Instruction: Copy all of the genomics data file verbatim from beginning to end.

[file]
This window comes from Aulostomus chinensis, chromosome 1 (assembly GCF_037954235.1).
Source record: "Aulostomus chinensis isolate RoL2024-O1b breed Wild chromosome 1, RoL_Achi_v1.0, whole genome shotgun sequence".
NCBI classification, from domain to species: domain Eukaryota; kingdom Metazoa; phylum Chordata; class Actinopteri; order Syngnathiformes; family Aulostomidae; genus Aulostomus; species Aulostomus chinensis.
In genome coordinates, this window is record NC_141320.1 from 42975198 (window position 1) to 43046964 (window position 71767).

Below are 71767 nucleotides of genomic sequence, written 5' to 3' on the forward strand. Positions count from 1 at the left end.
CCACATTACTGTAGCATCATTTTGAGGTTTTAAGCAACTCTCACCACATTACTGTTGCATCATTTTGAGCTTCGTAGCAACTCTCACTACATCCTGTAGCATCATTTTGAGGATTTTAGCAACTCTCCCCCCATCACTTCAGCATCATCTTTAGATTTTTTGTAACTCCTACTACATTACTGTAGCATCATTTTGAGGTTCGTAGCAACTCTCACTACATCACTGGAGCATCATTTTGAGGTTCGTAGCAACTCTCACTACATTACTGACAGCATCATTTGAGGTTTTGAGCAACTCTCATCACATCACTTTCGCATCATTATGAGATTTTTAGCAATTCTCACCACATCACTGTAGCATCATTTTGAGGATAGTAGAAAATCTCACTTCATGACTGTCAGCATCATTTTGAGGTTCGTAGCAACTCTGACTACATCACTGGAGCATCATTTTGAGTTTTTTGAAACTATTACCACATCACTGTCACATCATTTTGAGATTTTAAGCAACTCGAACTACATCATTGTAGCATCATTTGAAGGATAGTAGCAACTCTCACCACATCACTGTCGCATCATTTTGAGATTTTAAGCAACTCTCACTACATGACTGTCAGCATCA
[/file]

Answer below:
This window comes from Aulostomus chinensis, chromosome 1 (assembly GCF_037954235.1).
Source record: "Aulostomus chinensis isolate RoL2024-O1b breed Wild chromosome 1, RoL_Achi_v1.0, whole genome shotgun sequence".
NCBI classification, from domain to species: domain Eukaryota; kingdom Metazoa; phylum Chordata; class Actinopteri; order Syngnathiformes; family Aulostomidae; genus Aulostomus; species Aulostomus chinensis.
In genome coordinates, this window is record NC_141320.1 from 42975198 (window position 1) to 43046964 (window position 71767).

Below are 71767 nucleotides of genomic sequence, written 5' to 3' on the forward strand. Positions count from 1 at the left end.
CCACATTACTGTAGCATCATTTTGAGGTTTTAAGCAACTCTCACCACATTACTGTTGCATCATTTTGAGCTTCGTAGCAACTCTCACTACATCCTGTAGCATCATTTTGAGGATTTTAGCAACTCTCCCCCCATCACTTCAGCATCATCTTTAGATTTTTTGTAACTCCTACTACATTACTGTAGCATCATTTTGAGGTTCGTAGCAACTCTCACTACATCACTGGAGCATCATTTTGAGGTTCGTAGCAACTCTCACTACATTACTGACAGCATCATTTGAGGTTTTGAGCAACTCTCATCACATCACTTTCGCATCATTATGAGATTTTTAGCAATTCTCACCACATCACTGTAGCATCATTTTGAGGATAGTAGAAAATCTCACTTCATGACTGTCAGCATCATTTTGAGGTTCGTAGCAACTCTGACTACATCACTGGAGCATCATTTTGAGTTTTTTGAAACTATTACCACATCACTGTCACATCATTTTGAGATTTTAAGCAACTCGAACTACATCATTGTAGCATCATTTGAAGGATAGTAGCAACTCTCACCACATCACTGTCGCATCATTTTGAGATTTTAAGCAACTCTCACTACATGACTGTCAGCATCA